Posted on October 20, 2017, by Bryan Zarpentine

Ron Gardenhire

Image via usatoday.com

The Detroit Tigers will be the first major league team to fill its managerial vacancy this offseason. According to reports from both Jon Heyman and Ken Rosenthal, the Tigers are poised to hire Ron Gardenhire as their new manager. The 59-year old Gardenhire will replace Brad Ausmus, who was let go at the end of the season. Gardenhire will be charged with leading the Tigers through a rebuilding period.

As of Thursday night, the Tigers have not made the move official. However, Gardenhire reportedly emerged as the favorite after interviewing with the team on Tuesday. Unless the two sides can’t come to an agreement on salary, it appears that Gardenhire is ready to accept the job.

Gardenhire is no doubt the safe choice by the Tigers. It likely means that Tigers GM Al Avila valued managerial experience above anything else when trying to fill the vacancy. When he announced that Ausmus would not be returning in 2018, Avila mentioned that experience would be a factor in hiring Detroit’s next manager.

“As we transition the ballclub in a new direction, I feel it’s best we have a new approach and a fresh start with the manager position,” Avila said last month when he announced Ausmus would not be back with the team next year.

Gardenhire, of course, has plenty of experience. He is best known for managing the Minnesota Twins from 2002 to 2014. Prior to becoming Minnesota’s manager, Gardenhire spent 11 seasons as the team’s third base coach and was part of the Twins winning the World Series in 1991.

During his time as Minnesota’s manager, he led the Twins to six division titles. However, Minnesota had a disappointing playoff record of 6-21 during that span. The Twins only advanced to the ALCS once during Gardenhire’s tenure. After winning the AL Central in 2010, Gardenhire failed to bring the Twins back to the playoffs. Minnesota finished last in the division three times from 2011 to 2014, ultimately costing Gardenhire his job.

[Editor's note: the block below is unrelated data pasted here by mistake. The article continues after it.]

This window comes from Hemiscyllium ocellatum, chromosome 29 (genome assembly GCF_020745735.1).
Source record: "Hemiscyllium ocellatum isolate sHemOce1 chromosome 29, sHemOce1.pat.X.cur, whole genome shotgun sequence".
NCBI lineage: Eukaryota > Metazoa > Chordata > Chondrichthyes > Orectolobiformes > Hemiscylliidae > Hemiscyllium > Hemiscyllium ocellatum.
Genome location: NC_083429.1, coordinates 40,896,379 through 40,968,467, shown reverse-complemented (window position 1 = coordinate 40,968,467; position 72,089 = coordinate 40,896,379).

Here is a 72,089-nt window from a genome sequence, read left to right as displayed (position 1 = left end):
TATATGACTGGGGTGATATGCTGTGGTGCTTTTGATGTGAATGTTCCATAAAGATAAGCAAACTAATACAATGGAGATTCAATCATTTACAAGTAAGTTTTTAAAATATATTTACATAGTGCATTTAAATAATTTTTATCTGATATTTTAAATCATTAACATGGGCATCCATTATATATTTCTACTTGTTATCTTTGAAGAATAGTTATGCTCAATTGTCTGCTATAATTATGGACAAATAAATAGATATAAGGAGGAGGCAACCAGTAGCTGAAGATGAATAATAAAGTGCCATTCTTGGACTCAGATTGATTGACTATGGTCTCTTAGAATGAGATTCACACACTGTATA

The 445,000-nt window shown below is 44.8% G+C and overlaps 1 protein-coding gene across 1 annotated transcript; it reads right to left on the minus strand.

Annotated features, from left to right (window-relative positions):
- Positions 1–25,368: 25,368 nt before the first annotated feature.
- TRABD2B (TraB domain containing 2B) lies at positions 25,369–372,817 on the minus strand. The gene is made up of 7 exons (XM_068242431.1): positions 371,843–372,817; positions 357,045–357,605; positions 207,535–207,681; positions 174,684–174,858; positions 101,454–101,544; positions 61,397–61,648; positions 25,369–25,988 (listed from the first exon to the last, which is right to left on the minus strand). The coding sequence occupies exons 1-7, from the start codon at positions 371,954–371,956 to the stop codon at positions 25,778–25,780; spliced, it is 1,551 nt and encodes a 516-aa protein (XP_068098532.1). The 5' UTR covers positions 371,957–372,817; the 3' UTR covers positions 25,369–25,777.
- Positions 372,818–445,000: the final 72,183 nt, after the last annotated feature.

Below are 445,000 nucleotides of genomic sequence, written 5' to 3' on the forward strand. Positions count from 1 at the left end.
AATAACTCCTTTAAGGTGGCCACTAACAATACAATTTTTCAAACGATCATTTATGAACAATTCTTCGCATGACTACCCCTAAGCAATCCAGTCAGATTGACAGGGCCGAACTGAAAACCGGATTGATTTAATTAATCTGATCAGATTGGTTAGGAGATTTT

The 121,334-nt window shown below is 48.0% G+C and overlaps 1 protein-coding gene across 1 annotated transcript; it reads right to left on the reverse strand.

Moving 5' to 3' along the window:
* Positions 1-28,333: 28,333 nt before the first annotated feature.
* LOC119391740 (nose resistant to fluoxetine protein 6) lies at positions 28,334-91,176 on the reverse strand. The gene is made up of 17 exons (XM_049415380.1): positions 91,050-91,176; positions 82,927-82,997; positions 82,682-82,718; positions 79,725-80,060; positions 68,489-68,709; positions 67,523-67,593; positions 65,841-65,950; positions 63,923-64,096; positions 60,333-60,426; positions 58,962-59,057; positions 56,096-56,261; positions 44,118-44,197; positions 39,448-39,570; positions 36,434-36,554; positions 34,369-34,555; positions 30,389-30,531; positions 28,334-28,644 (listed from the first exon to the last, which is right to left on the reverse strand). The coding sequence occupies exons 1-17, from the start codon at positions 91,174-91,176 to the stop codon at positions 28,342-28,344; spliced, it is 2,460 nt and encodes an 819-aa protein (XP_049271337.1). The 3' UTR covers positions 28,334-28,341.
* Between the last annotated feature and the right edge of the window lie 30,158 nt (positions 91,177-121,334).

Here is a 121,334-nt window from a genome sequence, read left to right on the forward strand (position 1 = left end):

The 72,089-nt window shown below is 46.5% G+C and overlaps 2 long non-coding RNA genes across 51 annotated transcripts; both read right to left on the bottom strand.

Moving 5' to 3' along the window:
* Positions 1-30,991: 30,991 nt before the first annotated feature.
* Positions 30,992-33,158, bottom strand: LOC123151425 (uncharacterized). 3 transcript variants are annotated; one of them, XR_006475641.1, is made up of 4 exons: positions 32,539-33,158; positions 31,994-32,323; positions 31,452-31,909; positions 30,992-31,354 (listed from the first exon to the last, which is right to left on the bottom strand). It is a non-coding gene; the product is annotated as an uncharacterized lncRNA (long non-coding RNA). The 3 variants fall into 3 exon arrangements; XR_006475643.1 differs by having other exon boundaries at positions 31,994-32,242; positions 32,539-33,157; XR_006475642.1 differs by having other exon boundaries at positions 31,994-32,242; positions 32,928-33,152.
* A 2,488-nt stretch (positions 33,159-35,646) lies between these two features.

After being fired by the Twins, Gardenhire took some time away from baseball. However, he got back in the dugout this past season, serving as bench coach for the Arizona Diamondbacks. Gardenhire used his experience to help first-year manager Torey Lovullo guide the Diamondbacks to a wild-card spot.

If there’s a criticism of Gardenhire it’s perhaps that he’s too much of an old-school manager. During his last few seasons with the Twins, he was hesitant to use defensive shifts, platoon players, or use advanced metrics. However, spending a year as Arizona’s bench coach appears to have helped him to catch up with modern aspects of the game, many of which have been embraced by Detroit’s front office.

Gardenhire is likely to have a young team in Detroit next season. Over the course of the season, the Tigers traded J.D. Martinez, Justin Upton, and Justin Verlander, among others, in an effort to get younger and improve their farm system. It would not be a surprise to see Avila continue to trade veteran players this offseason. If so, Gardenhire may be tasked with leading the Tigers through a few more losing seasons before they’re ready to compete for a division title.

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